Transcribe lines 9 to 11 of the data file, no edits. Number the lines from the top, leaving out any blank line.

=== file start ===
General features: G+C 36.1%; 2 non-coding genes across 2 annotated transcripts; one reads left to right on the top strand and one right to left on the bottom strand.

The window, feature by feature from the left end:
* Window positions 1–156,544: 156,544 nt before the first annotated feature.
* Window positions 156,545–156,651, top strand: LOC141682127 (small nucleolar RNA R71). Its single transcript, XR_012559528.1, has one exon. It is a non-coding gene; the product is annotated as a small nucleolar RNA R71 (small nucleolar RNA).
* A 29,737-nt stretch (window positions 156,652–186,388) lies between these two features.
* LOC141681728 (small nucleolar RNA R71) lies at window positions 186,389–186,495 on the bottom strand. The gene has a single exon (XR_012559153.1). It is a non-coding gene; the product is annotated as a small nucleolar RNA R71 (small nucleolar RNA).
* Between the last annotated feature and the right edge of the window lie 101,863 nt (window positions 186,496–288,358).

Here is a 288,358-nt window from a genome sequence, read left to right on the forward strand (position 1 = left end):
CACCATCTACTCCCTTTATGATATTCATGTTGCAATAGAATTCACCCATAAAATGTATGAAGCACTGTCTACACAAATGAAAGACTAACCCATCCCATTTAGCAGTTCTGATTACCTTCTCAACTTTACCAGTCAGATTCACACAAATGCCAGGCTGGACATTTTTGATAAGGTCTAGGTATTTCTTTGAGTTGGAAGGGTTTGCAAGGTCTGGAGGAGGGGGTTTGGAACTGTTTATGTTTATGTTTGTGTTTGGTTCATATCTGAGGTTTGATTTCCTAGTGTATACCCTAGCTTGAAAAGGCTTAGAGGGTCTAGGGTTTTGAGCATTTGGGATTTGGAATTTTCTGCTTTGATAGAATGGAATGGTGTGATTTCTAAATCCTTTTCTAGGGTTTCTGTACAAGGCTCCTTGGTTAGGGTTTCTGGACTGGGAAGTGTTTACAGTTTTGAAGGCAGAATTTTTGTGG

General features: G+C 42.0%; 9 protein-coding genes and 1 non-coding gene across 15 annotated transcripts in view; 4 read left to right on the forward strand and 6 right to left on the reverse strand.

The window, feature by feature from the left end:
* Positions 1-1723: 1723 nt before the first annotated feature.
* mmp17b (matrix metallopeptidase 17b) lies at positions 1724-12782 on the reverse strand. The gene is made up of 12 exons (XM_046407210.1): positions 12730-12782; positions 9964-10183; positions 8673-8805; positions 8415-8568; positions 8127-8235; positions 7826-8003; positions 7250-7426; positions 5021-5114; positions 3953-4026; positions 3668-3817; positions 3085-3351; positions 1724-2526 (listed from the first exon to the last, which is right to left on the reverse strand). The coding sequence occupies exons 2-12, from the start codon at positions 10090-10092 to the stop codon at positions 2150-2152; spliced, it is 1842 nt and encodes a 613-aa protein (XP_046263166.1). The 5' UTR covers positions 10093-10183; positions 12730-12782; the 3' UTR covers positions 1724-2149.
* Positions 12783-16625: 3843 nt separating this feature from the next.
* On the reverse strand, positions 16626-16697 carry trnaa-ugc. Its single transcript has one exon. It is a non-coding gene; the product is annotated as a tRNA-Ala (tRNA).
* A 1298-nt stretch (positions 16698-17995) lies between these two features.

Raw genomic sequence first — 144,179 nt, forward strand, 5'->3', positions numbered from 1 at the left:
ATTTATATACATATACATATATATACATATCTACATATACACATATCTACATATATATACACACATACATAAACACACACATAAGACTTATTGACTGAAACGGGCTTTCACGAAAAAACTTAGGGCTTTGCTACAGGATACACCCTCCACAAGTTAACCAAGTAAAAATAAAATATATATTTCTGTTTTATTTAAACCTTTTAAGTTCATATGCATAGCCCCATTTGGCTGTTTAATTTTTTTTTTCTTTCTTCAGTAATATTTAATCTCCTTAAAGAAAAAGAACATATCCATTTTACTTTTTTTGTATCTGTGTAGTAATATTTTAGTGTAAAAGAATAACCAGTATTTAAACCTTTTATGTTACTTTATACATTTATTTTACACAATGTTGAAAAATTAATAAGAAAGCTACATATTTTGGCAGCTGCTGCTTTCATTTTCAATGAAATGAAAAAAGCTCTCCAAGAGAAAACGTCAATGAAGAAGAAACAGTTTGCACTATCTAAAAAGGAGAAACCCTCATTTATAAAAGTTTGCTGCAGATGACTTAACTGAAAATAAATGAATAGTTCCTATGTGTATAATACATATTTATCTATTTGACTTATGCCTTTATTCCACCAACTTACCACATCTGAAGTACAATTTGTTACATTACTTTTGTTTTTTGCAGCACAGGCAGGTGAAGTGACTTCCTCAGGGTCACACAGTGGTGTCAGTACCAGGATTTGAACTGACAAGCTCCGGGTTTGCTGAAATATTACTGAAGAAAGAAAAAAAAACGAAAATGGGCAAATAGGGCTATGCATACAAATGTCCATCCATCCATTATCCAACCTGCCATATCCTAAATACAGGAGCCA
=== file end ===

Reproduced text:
CACCATCTACTCCCTTTATGATATTCATGTTGCAATAGAATTCACCCATAAAATGTATGAAGCACTGTCTACACAAATGAAAGACTAACCCATCCCATTTAGCAGTTCTGATTACCTTCTCAACTTTACCAGTCAGATTCACACAAATGCCAGGCTGGACATTTTTGATAAGGTCTAGGTATTTCTTTGAGTTGGAAGGGTTTGCAAGGTCTGGAGGAGGGGGTTTGGAACTGTTTATGTTTATGTTTGTGTTTGGTTCATATCTGAGGTTTGATTTCCTAGTGTATACCCTAGCTTGAAAAGGCTTAGAGGGTCTAGGGTTTTGAGCATTTGGGATTTGGAATTTTCTGCTTTGATAGAATGGAATGGTGTGATTTCTAAATCCTTTTCTAGGGTTTCTGTACAAGGCTCCTTGGTTAGGGTTTCTGGACTGGGAAGTGTTTACAGTTTTGAAGGCAGAATTTTTGTGG

General features: G+C 42.0%; 9 protein-coding genes and 1 non-coding gene across 15 annotated transcripts in view; 4 read left to right on the forward strand and 6 right to left on the reverse strand.

The window, feature by feature from the left end: